What is the Conversion Premium? And How Issuer Uses Conversion Premium?

Conversion premium is the term used in the financial market in connection with convertible securities. Thus, to understand the conversion premium, the reader should have a clear concept of convertible securities.

Convertible securities

As the name suggests, conversion securities are the select type of securities, “which are convertible into something else.” What that “something else” usually is? It is “Common Stock.”

Thus, whenever there are convertible bonds, it would mean that bonds are convertible into new common stock at a future time.

A Convertible Bond (CB) is a corporate bond debt security that gives the holder the right to exchange future coupon payments and principal repayments for a prescribed number of equity shares.

Thus, it has both equity part and fixed income part, and may contain some additional features, such as callability and portability.

Conversion price

Convertible securities are converted to a fixed number of common stocks. These common stocks are valued at a nominal price per share.

This price and quantity are set at the time of issuance but could be adjusted as described in the issuance prospectus.

Conversion premium

The excess of the amount at which a convertible security may be sold over its conversion price is known as conversion premium. If the market price of convertible security rises, its conversion premium will decline.

For example, a bond valuing $1000 is convertible into 50 common stocks. The market value of common stock today is $15 each, so there is conversion premium of $250 {(50 x $25)- $1000}.

If the value of the premium is negative, the holder won’t sell securities. Instead, he will get them redeemed at par value.

Understanding the Conversion Premium

Where a company is in need to finance any of its projects externally, it would have two options, i.e., either to borrow it from a bank or to borrow from the public.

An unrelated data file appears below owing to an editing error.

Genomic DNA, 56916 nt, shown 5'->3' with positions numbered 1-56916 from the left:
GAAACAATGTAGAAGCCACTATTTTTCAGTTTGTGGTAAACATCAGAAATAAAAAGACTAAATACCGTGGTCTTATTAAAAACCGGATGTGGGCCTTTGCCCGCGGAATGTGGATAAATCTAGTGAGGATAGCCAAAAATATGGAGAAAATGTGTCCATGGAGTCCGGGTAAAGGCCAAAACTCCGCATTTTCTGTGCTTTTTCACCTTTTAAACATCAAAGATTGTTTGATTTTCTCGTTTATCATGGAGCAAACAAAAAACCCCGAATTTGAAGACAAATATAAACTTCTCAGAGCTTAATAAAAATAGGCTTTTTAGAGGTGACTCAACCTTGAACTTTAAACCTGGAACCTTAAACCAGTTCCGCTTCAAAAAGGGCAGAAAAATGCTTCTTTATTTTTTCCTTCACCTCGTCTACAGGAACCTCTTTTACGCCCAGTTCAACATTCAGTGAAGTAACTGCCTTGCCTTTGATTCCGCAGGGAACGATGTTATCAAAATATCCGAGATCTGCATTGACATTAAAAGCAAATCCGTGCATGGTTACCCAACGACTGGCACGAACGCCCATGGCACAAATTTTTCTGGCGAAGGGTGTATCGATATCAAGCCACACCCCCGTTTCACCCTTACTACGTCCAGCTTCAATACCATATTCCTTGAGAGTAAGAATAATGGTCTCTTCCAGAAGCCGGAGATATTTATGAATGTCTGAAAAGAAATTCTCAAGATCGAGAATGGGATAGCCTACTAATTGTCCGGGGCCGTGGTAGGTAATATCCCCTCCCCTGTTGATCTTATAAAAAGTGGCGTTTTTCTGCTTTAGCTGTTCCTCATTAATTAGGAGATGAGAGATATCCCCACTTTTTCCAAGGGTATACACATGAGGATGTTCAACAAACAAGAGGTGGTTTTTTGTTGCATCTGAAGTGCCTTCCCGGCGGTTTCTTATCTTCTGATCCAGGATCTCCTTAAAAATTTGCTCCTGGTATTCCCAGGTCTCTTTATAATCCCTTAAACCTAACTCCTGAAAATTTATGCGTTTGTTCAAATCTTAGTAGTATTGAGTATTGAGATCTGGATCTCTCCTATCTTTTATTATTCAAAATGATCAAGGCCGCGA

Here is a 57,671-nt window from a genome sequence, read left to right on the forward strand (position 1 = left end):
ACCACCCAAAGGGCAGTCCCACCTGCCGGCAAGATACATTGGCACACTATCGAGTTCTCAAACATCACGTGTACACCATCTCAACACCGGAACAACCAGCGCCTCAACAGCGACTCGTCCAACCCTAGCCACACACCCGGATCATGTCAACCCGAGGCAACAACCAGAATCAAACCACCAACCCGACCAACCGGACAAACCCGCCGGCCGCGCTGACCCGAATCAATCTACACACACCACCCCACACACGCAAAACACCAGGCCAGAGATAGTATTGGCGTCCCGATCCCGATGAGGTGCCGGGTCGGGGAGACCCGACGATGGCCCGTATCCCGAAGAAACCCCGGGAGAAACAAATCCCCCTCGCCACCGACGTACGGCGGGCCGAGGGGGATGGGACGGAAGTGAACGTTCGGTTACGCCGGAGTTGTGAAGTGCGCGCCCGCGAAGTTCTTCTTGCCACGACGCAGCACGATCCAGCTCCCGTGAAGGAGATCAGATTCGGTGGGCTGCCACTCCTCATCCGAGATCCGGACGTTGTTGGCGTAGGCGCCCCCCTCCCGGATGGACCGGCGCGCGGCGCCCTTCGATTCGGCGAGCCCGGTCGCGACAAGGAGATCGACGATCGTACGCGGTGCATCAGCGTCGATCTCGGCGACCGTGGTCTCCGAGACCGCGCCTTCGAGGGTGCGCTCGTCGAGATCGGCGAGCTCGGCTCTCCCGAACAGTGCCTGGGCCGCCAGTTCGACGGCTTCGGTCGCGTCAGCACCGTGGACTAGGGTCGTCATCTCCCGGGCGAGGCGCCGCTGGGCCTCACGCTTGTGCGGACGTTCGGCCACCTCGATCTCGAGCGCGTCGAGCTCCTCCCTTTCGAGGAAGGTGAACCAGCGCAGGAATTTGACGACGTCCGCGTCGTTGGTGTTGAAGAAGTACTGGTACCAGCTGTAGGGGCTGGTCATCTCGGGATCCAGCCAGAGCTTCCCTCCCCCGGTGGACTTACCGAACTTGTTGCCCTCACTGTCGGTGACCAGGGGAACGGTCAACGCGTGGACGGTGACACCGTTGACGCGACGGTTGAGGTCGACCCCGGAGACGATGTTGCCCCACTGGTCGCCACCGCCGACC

Convertible Bonds are issued by a company to raise cheap funds. Funds raised by convertible bonds are less expensive than borrowing from banks.

Offering investors to pay the regular interest along with the option to convert it later to shares is attractive, thus allowing the company to manage the deal with a lower interest rate.

Sometimes, issuing convertible bonds might be the only option when the company is just starting up and is young. There is a possible incentive of cash flow savings for the company if the bonds get converted to common stock.

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The company would pay interest on those bonds, and like any other debt instrument, convertible bonds will have a maturity date.

Unlike any other bond, the holder of that bond will have the right to exchange that bond, on or before the maturity date, for a predetermined number of common stocks at a conversion price.

Example:

Let’s say Apple Inc issues convertible bond at a value of $800. The prospectus states that the bond is convertible into 40 common stock. Here implied conversion price is $20 per share ($800 / 40).

For holders, there needs to be some reasons to buy these bonds. For them, convertible bonds provide an easy exit route for early-stage funding of a startup.

It offers potential for a future advantage on conversion if a company’s business takes off and share price increase in the stock market.

The investor would know that if things go wrong, by holding that bond would have protection from downside or decrease in price, as bonds would be redeemed at par value.

Example:

As stated in the previous example, Mr. Alex has bought bonds issued by Apple Inc. The implied conversion price was $20.

If the stock market’s current share price is $15 per share, then the conversion premium is $5 per share ($20 – $15) or 33%.

Interpretation of Conversion Premium

As in the above example, conversion premium is 33%, current share price needs to rise 33% before holders of convertible bonds would start considering converting it.

At the moment, it is better for them to hold convertible bonds and to redeem them rather than to convert.

A significant premium makes conversion less likely and means the convertible will behave like a bond than a share.

The premium on the issue may be as much as 25-40%. The premium on the issue is high because the company is trying to take off.

As the business grows and the business model starts to become a success, the market value of the share would rise to make conversion premium less.

Where Conversion Premium is Negative
Convert to SharesAccept
Convertible BondsConversion Date
RedeemReject
Where Conversion Premium is Positive and High
Convert to SharesReject
Convertible BondsConversion Date
RedeemAccept

How Issuer Uses Conversion Premium?